“Don't dwell on what went wrong. Instead, focus on what to do next. Spend your energies on moving forward toward finding the answer.”
“Concentrate all your thoughts upon the work at hand. The sun's rays do not burn until brought to a focus.”
Alexander Graham Bell
“Concentration is a fine antidote to anxiety.”
Stay focused. Not like me. Do better than I have done. Stay focused and get things done. Or don’t. Stay focused well into the night. Or go to bed early. But stay focused. Make a choice and don’t look back. If I can, however, I’d like to stay focused on the right things. I have work to do.
For the last two nights I have stayed up too late. Tonight the plan is to go to bed by 11:00. In order to make that happen, I need to do the following in the next three-and-a-half hours:
· Write two blogs
· Do a radio show
· Walk for 30 minutes
Conceivably, I could write three blogs tomorrow and that will make things easier tonight, but why take chances? If I can stay focused tonight, I can get everything done. As always, my problem is staying focused.
Staying focused has always been hard for me. Always. Yes, in extreme situations I can do it. Perhaps that’s why I create situations where I’m under a deadline, so that the stress will keep me focused. Sometimes though, even that doesn’t work. I’m constantly late or nearly late to everything. To be honest, I don’t like the stress, but I keep creating it. Jungian psychology might say this is my shadow side or that this has served me in the past. Perhaps. But it doesn’t serve me now. It just makes my life harder.
Still, everything that has ever happened to me is now in the past. Everything. So I can sit here calmly and write. That means I can’t go on Facebook, eBay or to my e-mail. That means not answering the phone or chatting with anyone. It means not cleaning my place (yet) or getting up for a snack (yet). It means not looking at comic books or books unless they’re relevant to the task. It means sitting here and writing until I’m done.
I wish this weren’t so difficult. The irony is that I really love writing. It’s not like there are a lot of better options out there. I don’t want to go out. I rarely have the patience to sit through a movie or a TV show. I’m not interested in socializing. I have enough food and reading material to sustain me for quite a while. I don’t even need to leave my place, except to walk. Conceivably I could be alone for months. If I didn’t have certain obligations, if I knew I wouldn’t miss my kids (I would) and I didn’t need to work, I think I could be quite content here for weeks with no one but my Muse.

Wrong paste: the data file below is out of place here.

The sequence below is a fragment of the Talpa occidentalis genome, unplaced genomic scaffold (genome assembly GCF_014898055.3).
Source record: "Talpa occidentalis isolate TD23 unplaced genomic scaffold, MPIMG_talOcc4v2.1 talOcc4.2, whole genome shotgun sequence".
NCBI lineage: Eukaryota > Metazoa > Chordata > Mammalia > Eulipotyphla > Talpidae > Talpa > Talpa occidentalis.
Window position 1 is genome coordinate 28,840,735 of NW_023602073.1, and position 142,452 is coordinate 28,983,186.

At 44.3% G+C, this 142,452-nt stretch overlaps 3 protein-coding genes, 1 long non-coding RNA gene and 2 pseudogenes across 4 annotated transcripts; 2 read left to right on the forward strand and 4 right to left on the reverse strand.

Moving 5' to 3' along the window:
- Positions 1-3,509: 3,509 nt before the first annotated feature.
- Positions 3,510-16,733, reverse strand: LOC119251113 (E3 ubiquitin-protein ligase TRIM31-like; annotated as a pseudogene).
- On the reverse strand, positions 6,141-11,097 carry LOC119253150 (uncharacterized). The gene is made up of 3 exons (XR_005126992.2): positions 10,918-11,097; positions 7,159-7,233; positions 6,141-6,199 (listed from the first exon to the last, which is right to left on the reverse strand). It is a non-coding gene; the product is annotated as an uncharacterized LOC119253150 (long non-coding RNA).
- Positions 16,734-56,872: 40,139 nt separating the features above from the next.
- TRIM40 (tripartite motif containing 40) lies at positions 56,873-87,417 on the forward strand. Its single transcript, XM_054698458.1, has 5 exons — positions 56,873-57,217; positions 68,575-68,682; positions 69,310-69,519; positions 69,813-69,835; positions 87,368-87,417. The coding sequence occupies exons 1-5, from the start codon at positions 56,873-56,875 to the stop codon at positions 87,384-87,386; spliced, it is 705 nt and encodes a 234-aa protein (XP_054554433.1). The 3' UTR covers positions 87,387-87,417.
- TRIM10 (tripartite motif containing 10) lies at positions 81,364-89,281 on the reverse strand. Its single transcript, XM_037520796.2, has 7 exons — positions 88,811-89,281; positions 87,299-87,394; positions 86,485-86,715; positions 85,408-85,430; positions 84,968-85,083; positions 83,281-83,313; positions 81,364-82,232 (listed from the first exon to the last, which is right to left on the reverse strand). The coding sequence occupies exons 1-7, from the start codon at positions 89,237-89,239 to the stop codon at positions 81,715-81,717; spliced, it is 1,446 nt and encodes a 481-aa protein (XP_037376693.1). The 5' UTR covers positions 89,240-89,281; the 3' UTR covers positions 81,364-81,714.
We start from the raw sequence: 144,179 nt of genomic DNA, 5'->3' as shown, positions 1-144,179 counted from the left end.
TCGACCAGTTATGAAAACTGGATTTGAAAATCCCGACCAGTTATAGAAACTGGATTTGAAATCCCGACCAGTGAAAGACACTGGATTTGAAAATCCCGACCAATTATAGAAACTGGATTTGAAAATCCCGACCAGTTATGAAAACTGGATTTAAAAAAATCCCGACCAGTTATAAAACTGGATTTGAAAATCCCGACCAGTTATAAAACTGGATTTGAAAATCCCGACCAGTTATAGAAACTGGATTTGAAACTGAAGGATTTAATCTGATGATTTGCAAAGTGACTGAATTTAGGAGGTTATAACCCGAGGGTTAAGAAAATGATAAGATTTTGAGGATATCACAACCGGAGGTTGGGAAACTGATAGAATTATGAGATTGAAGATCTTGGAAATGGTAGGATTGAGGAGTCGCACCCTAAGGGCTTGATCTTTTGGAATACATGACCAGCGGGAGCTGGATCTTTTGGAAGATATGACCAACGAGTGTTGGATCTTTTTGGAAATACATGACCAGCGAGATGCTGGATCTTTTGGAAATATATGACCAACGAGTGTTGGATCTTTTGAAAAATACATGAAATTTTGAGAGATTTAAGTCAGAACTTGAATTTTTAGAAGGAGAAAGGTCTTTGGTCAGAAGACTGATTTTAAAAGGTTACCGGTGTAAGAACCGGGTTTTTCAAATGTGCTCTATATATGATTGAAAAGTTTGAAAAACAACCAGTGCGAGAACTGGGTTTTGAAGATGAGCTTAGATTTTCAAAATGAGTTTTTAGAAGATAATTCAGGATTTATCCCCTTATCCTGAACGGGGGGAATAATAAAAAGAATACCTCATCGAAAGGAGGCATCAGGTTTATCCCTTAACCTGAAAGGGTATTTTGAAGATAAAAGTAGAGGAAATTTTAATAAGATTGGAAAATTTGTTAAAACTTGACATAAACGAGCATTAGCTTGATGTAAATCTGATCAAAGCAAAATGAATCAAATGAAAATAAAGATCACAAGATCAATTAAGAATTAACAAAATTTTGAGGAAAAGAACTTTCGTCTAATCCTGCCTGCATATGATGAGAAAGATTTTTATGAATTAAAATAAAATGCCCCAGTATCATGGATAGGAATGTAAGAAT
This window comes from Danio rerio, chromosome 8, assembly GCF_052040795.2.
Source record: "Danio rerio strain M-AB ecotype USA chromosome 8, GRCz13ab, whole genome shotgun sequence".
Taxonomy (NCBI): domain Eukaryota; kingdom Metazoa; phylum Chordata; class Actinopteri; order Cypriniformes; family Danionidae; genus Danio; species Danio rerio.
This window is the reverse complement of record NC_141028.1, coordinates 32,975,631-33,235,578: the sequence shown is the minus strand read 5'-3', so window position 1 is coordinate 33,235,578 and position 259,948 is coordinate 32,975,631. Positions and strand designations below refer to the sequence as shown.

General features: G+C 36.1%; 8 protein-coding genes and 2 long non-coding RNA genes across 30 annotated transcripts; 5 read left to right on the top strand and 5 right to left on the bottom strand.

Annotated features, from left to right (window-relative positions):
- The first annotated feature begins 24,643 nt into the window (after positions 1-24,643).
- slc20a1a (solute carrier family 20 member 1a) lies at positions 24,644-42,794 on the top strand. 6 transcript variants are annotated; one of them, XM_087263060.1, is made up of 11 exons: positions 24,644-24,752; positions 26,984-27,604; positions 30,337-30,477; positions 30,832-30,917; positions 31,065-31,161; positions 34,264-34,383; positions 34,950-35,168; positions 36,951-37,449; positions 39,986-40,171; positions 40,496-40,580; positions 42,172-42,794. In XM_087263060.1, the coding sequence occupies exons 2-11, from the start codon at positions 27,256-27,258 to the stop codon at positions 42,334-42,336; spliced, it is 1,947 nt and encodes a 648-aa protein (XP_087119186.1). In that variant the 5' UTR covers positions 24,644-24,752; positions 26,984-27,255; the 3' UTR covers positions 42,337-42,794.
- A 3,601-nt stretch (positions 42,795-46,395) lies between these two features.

Perhaps that isn’t true. Perhaps I would get lonely after a while. In his blog, Matthew Schuler said, “Most creative people tend to be both introverted and extroverted. Many people tend toward one extreme or the other, but highly creative people are a balance of both simultaneously.” (http://www.matthewschuler.co/why-creative-people-sometimes-make-no-sense/)
I love people and there are times when I draw strength and encouragement from them. More important, there are times when I can give strength and encouragement to them. There are also times when I just want to be alone, and for a long time. I just want to be here with my Muse and my books. Perhaps that’s selfish, as C.S. Lewis says, which is why I’m glad to have a job that helps others directly (resume writing and job search coaching). I’m also glad that I do work that puts me in front of others (teaching and motivational speaking).
When I was younger, I always preferred having a room of my own. I didn’t enjoy sharing a room. When I did, it wasn’t as bad as I thought it would be. But when I had a room of my own, I could spend hours alone with no problem. This hasn’t changed much. I’m still an introvert and an extrovert at the same time. This reminds me of Walt Whitman’s lines:
“Do I contradict myself?
Very well, then, I contradict myself.
I am large.
I contain multitudes.”
This is not a self-congratulatory blog. Yes, I may be creative, confusing and contradictory. So are most people. I’ve said the following many times:
· I have a gift, many gifts actually, and I feel privileged and obligated to use them.
· So do most people.
I don’t believe that using my gifts makes me better or more talented than others. It may create more opportunities for me though. Or it just might make me happier. It has helped me more than anything else to Get Started and to Keep Going…and to stay focused, as best as I can.